My experience with a diversity of Christian denominations is fairly broad.  A friend recently asked me the difference between United Methodist (UM) and Southern Baptist (SB) traditions. Since I was raised in the United Methodist Church, and have planted a Baptist Church, I thought I’d put together a simple list of differences.

1. Historical

UM: The birth of the Methodist tradition is traced back to the English preacher John Wesley who in the 1700’s taught the need for personal holiness and service to others.  In large part, the Methodist tradition was born out of a desire for missional living. The legacy of early Methodism is a vibrant ministry to the poor, sick, and orphaned.

SB: The birth of the Baptists is traced back to the 1600’s when English Separatists rejected infant Baptism and instituted a system of believer’s baptism.  In large part, the Baptist tradition was born out of a desire for theological precision. The legacy of early Baptistic reformers is their evangelistic fervor.

2. Theological

The Sacraments

UM: Methodists believe that both Communion and Water Baptism are a means through which the Grace of God is given to the believer.  Neither sacrament can save the individual, but both are a way to experience the spiritual mystery of God.

SB: Baptists generally see both Communion and Water Baptism as symbolic acts of obedience to the teaching of Jesus in the New Testament.  The “Sacraments” (a word Baptists avoid) are simply as outward signs of an inward reality.


UM: Methodists practice “Open” communion wherein everyone; believer and non-believer alike, are invited to partake of the bread and cup of Christ.

SB: Baptists practice a “Closed” communion where only the believer is invited to participate in the bread and cup of Christ.

Water Baptism

UM: Methodists baptize both infants and adults using any method from sprinkling, pouring or total immersion in water.

SB: Baptists only baptize adults (including older children) and only by total immersion in water.

Theological Discernment

UM: The Methodist tradition uses the “The Wesleyan Quadrilateral” as their guide.  This methodology goes back to John Wesley—the founder of the Methodist movement.

  1. Scripture
  2. Tradition
  3. Reason
  4. Experience

SB: Born out of the reformation, Baptists use the “5 Solos” as their guide.

  1. Sola Scriptura (“by Scripture alone”)
  2. Sola Fide (“by faith alone”)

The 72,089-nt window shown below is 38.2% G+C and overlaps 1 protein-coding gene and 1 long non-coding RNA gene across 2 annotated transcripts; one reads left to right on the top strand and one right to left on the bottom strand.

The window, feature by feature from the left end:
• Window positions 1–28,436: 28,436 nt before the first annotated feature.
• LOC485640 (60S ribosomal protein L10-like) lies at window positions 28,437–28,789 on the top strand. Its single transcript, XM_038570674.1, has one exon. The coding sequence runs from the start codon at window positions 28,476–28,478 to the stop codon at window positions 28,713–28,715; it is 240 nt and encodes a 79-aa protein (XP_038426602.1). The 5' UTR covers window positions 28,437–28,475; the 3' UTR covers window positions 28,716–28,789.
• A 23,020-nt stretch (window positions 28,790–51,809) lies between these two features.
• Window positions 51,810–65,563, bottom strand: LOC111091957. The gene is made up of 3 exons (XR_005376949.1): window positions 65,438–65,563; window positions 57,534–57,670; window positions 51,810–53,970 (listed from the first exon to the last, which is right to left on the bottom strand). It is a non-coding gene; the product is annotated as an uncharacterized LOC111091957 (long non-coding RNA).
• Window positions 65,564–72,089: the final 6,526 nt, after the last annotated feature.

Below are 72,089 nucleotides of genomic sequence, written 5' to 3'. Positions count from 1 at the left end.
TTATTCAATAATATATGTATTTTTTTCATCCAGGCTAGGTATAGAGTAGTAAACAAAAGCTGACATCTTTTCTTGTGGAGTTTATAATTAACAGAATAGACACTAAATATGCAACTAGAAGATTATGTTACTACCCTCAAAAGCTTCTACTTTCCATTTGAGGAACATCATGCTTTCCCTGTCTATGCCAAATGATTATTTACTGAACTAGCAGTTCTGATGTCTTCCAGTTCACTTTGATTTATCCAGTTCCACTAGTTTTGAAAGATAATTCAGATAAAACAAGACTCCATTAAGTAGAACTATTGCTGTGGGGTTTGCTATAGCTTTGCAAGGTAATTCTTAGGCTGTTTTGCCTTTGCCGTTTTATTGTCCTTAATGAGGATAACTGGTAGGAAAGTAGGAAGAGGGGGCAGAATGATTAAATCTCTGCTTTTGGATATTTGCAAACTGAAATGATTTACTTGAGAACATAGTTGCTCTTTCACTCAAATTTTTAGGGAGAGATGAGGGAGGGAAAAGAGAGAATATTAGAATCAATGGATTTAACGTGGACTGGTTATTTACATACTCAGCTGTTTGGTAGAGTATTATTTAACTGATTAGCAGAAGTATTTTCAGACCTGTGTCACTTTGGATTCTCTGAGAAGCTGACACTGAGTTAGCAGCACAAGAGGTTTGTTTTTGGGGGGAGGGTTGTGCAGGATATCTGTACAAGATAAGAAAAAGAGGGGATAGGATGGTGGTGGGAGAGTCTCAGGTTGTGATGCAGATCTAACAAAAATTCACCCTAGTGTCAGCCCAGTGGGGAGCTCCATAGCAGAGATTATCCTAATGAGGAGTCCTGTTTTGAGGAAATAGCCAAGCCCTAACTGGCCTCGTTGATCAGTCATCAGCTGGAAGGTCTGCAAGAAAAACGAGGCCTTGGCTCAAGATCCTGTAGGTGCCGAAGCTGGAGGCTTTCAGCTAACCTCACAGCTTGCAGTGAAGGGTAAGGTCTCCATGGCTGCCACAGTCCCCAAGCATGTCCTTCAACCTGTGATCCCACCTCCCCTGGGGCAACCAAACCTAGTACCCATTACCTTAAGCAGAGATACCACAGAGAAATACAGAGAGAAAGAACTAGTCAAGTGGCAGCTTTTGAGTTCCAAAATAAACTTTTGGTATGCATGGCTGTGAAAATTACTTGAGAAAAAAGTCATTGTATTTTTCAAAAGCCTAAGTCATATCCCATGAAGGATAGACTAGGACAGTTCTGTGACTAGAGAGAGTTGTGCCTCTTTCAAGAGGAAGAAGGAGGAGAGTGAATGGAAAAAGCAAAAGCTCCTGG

3. Sola Gratia (“by grace alone”)
  4. Solus Christus or Solo Christo (“Christ alone” or “through Christ alone”)
  5. Soli Deo gloria (“glory to God alone”)

3. Ministerial


UM: Methodists ordain Pastors/Elders at a Denominational level (Episcopal) and accept both women and men equally into the role.  All Methodist pastors are given appointments to a church by a District Superintendant, Cabinet, and Bishop, who have the discretion to move pastors from one church to another.  The Methodists believe that an itinerate pastorate keep the Church less focused on human leaders and more focused on Christ as the head.  In smaller communities, some Methodist pastors are assigned to lead more than one church at the same time.

SB: Each Baptist church is considered independent and so it is left to the local church to form a search committee to find pastors (Congregational).  Since pastors are not appointed by denominational leaders, they can freely move from church to church at their discretion and/or can be removed by the congregation. The local church also has the authority to ordain its own pastors.  While Baptist value women in leadership, they also believe the role of Pastor/Elder is reserved for men only.


UM: The Deacon in the UM tradition must meet the same educational requirements as a pastor. Deacons are both men and women who serve in a variety of ministries of outreach, congregational care, lead worship and/or serve as  youth ministers.

SB: The role of a deacon in Baptist tradition can vary widely from church to church.  Deacons can be men or women (although some churches restrict the ministry to men only). Deacons are selected from the church’s membership and tasked with a practical ministry of service such as helping with a pastor search committee, overseeing the church property, heading up ministries of outreach or congregational care.

4. Denominational

UM: The United Methodist Church is a formal denomination and has authority over each local church.  The denomination owns the church property and buildings and can allocate its resources through the discretion of its denominational leaders.  The Book of Discipline governs the actions of all Pastors, Bishops, Superintendents and church life.

SB: The Southern Baptists are not a denomination, but are a network of independent churches who choose to affiliate with the “Convention” based on shared values and theology.  Each church; therefore, has its own policies, procedures, and is in full control of its own properties.

Did I miss something?  

I know my blog is read by folks from both traditions, so if you have some corrections or additions, please leave a comment and help improve the quality of this post.  Please also feel free to post links to other good articles or books that could be used for anyone wanting deeper study on anything in the post.

Dr. J.R. Miller is a Professor of Applied Theology and Leadership & Dean of Online Learning at Southern California Seminary. Outside work, he is a church planter. Dr. Miller has a diverse educational background and authored multiple books on church history, biblical theology, and Leadership. Joe and his wife Suzanne enjoy the sun and surf with their 3 sons in San Diego, CA.

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